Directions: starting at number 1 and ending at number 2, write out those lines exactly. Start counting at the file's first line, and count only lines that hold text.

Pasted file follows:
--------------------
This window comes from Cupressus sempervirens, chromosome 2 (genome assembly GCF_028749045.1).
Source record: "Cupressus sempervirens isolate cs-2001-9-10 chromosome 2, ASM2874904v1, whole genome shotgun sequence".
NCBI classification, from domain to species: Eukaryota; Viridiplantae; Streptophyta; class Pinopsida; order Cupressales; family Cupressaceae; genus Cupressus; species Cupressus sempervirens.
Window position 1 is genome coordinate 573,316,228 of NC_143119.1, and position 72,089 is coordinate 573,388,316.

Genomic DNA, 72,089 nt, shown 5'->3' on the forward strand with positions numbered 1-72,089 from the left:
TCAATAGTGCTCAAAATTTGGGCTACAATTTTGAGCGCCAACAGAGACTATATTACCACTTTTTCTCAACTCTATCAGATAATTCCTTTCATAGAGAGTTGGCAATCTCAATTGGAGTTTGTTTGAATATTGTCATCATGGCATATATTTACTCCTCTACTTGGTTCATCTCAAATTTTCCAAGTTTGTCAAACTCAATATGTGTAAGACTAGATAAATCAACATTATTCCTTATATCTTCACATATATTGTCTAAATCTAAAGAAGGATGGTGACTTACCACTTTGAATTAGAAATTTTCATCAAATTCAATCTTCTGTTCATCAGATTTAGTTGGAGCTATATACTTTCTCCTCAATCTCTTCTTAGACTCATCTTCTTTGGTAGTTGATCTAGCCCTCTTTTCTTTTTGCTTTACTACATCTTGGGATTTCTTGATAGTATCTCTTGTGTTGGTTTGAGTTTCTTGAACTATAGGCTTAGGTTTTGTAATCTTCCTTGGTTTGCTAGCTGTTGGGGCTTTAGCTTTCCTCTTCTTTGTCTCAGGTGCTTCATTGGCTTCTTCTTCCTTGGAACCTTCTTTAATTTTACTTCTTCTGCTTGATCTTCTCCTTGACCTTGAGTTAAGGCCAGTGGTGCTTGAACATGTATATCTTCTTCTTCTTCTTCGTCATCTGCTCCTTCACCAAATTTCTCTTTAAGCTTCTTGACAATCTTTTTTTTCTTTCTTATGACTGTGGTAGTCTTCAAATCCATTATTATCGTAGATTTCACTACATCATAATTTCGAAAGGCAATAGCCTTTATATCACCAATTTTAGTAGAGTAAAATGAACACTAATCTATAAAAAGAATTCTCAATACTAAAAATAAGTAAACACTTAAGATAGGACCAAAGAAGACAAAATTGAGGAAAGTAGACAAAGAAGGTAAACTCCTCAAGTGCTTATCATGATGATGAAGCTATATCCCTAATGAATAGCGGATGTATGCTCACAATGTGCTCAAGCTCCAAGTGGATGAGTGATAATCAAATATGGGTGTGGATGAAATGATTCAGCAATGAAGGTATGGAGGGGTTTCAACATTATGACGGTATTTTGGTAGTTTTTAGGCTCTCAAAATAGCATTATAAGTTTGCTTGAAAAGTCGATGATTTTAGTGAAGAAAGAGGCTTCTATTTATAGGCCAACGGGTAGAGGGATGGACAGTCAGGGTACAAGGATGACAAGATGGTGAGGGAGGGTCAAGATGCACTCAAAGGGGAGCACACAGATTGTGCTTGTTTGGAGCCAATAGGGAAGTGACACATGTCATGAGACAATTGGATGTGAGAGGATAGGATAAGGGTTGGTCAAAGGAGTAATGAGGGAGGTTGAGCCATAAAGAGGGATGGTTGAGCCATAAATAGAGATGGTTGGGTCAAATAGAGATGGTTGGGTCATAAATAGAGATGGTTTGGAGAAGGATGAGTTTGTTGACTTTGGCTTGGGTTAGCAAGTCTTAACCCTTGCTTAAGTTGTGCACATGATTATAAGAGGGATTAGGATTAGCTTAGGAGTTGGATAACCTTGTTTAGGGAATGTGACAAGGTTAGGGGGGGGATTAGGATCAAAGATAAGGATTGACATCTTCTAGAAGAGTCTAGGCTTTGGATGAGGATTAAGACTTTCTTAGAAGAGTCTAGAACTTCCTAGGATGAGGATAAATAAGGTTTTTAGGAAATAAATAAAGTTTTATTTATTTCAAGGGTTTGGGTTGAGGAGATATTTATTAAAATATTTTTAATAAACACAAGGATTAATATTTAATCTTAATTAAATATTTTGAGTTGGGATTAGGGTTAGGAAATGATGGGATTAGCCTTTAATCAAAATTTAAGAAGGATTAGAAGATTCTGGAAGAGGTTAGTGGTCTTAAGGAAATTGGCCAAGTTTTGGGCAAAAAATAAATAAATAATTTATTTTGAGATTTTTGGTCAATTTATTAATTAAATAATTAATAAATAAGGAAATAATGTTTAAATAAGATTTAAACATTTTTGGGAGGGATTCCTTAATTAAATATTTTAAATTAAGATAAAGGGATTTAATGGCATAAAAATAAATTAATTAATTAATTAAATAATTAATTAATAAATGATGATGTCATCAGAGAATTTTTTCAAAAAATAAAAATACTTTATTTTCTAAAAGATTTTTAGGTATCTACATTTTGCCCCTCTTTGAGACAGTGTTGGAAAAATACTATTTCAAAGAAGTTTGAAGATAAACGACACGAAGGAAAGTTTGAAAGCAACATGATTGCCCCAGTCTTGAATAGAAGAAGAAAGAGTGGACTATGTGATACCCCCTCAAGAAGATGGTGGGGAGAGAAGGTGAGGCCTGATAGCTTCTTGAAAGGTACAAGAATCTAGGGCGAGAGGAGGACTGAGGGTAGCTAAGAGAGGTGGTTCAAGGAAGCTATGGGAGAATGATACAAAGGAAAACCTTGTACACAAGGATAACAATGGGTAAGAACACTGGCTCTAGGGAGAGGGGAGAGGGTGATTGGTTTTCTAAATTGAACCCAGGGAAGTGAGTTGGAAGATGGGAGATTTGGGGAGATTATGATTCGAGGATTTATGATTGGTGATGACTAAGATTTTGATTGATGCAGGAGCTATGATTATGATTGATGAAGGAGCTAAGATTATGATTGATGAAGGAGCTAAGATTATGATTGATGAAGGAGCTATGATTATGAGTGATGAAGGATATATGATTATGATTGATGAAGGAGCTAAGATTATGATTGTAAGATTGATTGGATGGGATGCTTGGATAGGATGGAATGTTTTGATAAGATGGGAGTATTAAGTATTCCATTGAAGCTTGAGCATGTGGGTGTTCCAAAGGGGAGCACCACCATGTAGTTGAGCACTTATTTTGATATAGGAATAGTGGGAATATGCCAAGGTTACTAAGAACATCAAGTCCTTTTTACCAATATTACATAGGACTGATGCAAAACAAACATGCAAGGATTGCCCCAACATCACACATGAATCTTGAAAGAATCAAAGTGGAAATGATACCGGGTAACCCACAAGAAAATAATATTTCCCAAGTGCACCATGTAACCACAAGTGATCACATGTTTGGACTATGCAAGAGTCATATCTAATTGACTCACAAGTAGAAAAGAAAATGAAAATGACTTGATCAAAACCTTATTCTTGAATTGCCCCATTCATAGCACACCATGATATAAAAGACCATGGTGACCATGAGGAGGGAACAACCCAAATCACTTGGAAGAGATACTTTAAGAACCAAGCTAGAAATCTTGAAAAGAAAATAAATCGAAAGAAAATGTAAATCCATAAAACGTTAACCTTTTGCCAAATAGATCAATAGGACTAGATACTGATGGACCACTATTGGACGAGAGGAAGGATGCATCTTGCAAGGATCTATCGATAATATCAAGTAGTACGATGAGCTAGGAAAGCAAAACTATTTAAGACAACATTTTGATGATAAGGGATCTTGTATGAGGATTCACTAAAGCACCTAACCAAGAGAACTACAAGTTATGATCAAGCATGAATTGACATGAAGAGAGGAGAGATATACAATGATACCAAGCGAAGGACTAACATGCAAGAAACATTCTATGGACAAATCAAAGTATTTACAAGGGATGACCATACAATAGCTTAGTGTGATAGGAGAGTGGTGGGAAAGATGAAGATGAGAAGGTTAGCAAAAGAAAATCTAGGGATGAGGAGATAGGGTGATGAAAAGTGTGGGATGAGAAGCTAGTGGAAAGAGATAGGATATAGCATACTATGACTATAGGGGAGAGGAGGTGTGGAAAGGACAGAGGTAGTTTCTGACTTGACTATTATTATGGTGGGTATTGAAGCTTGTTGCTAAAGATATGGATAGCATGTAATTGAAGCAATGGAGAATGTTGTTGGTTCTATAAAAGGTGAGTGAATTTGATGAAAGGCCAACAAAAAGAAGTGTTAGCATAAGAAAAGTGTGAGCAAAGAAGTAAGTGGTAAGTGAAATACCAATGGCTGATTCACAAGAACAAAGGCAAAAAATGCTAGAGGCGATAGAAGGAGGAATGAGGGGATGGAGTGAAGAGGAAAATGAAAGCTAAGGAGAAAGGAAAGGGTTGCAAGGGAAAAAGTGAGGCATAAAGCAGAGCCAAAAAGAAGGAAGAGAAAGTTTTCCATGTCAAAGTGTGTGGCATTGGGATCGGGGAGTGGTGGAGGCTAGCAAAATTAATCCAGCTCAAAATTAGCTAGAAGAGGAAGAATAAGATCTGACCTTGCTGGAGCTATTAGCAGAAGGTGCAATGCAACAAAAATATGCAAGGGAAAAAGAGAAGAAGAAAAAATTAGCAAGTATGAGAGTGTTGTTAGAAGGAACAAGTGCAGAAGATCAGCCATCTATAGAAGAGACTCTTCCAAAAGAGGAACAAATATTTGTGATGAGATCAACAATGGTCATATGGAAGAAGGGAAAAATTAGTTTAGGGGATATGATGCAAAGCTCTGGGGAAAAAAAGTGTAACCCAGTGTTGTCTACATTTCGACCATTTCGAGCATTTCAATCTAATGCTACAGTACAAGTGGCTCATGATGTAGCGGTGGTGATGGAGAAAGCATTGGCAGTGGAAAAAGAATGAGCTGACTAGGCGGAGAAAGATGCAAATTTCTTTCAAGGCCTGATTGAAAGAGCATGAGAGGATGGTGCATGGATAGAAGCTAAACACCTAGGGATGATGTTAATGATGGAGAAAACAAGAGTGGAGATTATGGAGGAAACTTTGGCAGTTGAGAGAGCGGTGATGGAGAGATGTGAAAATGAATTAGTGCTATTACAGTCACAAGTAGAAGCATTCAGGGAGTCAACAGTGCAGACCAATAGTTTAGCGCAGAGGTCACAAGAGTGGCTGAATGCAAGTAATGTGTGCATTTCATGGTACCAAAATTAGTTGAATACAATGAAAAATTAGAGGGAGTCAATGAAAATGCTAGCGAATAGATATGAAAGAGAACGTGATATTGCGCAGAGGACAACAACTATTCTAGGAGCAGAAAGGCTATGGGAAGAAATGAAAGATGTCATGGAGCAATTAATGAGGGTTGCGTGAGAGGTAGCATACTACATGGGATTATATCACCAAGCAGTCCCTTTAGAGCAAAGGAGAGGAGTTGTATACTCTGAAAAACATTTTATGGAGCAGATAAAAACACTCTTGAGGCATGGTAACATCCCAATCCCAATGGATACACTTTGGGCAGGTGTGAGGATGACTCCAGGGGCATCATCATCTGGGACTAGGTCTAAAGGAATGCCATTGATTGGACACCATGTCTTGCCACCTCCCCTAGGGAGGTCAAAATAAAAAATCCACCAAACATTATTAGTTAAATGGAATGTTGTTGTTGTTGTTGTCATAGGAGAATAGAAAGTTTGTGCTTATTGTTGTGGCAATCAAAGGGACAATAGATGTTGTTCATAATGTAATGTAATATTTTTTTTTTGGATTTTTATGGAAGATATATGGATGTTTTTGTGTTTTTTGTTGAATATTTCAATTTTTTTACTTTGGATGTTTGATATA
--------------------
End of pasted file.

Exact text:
This window comes from Cupressus sempervirens, chromosome 2 (genome assembly GCF_028749045.1).
Source record: "Cupressus sempervirens isolate cs-2001-9-10 chromosome 2, ASM2874904v1, whole genome shotgun sequence".